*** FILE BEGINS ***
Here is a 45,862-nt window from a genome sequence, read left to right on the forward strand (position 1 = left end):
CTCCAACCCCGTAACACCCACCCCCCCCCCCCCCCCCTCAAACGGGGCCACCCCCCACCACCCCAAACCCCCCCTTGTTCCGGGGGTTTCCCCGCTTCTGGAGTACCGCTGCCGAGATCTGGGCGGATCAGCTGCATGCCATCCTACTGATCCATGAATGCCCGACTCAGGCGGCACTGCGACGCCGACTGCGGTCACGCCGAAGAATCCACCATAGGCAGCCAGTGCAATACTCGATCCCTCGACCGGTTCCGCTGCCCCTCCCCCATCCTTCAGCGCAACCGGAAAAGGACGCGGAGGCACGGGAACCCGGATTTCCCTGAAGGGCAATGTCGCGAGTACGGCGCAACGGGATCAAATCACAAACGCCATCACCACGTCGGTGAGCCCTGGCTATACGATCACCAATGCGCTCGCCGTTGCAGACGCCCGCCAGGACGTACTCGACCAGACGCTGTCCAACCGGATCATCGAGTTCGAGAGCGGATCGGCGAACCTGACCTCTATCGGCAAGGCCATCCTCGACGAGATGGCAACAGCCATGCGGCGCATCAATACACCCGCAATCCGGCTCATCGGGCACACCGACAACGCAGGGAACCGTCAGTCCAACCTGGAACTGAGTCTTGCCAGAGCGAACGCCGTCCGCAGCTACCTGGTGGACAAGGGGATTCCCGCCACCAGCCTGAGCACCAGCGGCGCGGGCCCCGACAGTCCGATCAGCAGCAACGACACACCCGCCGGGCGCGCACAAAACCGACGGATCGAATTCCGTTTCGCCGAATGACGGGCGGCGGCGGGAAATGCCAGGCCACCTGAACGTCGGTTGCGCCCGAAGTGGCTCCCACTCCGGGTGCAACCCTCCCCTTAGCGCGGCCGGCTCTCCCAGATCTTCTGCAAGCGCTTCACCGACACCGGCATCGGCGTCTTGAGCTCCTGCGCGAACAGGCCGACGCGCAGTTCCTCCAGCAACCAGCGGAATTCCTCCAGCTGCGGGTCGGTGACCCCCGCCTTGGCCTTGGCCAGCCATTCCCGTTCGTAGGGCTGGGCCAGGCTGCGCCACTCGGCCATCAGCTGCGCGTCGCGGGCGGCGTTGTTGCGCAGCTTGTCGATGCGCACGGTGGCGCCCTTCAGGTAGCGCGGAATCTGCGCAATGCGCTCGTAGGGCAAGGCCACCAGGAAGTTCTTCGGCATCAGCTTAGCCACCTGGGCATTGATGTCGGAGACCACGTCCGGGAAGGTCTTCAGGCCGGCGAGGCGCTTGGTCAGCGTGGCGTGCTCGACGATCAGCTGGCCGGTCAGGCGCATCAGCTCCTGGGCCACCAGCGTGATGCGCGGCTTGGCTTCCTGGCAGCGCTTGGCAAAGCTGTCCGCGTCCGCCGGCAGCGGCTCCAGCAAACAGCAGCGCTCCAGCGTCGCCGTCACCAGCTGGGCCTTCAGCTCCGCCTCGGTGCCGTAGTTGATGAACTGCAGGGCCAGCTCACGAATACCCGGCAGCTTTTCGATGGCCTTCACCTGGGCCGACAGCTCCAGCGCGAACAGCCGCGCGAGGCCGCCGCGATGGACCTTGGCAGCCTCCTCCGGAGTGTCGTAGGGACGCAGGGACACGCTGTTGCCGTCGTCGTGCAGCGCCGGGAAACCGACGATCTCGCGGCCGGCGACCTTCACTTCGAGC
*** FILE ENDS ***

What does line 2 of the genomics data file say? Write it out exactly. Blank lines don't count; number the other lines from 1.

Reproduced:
CTCCAACCCCGTAACACCCACCCCCCCCCCCCCCCCCTCAAACGGGGCCACCCCCCACCACCCCAAACCCCCCCTTGTTCCGGGGGTTTCCCCGCTTCTGGAGTACCGCTGCCGAGATCTGGGCGGATCAGCTGCATGCCATCCTACTGATCCATGAATGCCCGACTCAGGCGGCACTGCGACGCCGACTGCGGTCACGCCGAAGAATCCACCATAGGCAGCCAGTGCAATACTCGATCCCTCGACCGGTTCCGCTGCCCCTCCCCCATCCTTCAGCGCAACCGGAAAAGGACGCGGAGGCACGGGAACCCGGATTTCCCTGAAGGGCAATGTCGCGAGTACGGCGCAACGGGATCAAATCACAAACGCCATCACCACGTCGGTGAGCCCTGGCTATACGATCACCAATGCGCTCGCCGTTGCAGACGCCCGCCAGGACGTACTCGACCAGACGCTGTCCAACCGGATCATCGAGTTCGAGAGCGGATCGGCGAACCTGACCTCTATCGGCAAGGCCATCCTCGACGAGATGGCAACAGCCATGCGGCGCATCAATACACCCGCAATCCGGCTCATCGGGCACACCGACAACGCAGGGAACCGTCAGTCCAACCTGGAACTGAGTCTTGCCAGAGCGAACGCCGTCCGCAGCTACCTGGTGGACAAGGGGATTCCCGCCACCAGCCTGAGCACCAGCGGCGCGGGCCCCGACAGTCCGATCAGCAGCAACGACACACCCGCCGGGCGCGCACAAAACCGACGGATCGAATTCCGTTTCGCCGAATGACGGGCGGCGGCGGGAAATGCCAGGCCACCTGAACGTCGGTTGCGCCCGAAGTGGCTCCCACTCCGGGTGCAACCCTCCCCTTAGCGCGGCCGGCTCTCCCAGATCTTCTGCAAGCGCTTCACCGACACCGGCATCGGCGTCTTGAGCTCCTGCGCGAACAGGCCGACGCGCAGTTCCTCCAGCAACCAGCGGAATTCCTCCAGCTGCGGGTCGGTGACCCCCGCCTTGGCCTTGGCCAGCCATTCCCGTTCGTAGGGCTGGGCCAGGCTGCGCCACTCGGCCATCAGCTGCGCGTCGCGGGCGGCGTTGTTGCGCAGCTTGTCGATGCGCACGGTGGCGCCCTTCAGGTAGCGCGGAATCTGCGCAATGCGCTCGTAGGGCAAGGCCACCAGGAAGTTCTTCGGCATCAGCTTAGCCACCTGGGCATTGATGTCGGAGACCACGTCCGGGAAGGTCTTCAGGCCGGCGAGGCGCTTGGTCAGCGTGGCGTGCTCGACGATCAGCTGGCCGGTCAGGCGCATCAGCTCCTGGGCCACCAGCGTGATGCGCGGCTTGGCTTCCTGGCAGCGCTTGGCAAAGCTGTCCGCGTCCGCCGGCAGCGGCTCCAGCAAACAGCAGCGCTCCAGCGTCGCCGTCACCAGCTGGGCCTTCAGCTCCGCCTCGGTGCCGTAGTTGATGAACTGCAGGGCCAGCTCACGAATACCCGGCAGCTTTTCGATGGCCTTCACCTGGGCCGACAGCTCCAGCGCGAACAGCCGCGCGAGGCCGCCGCGATGGACCTTGGCAGCCTCCTCCGGAGTGTCGTAGGGACGCAGGGACACGCTGTTGCCGTCGTCGTGCAGCGCCGGGAAACCGACGATCTCGCGGCCGGCGACCTTCACTTCGAGC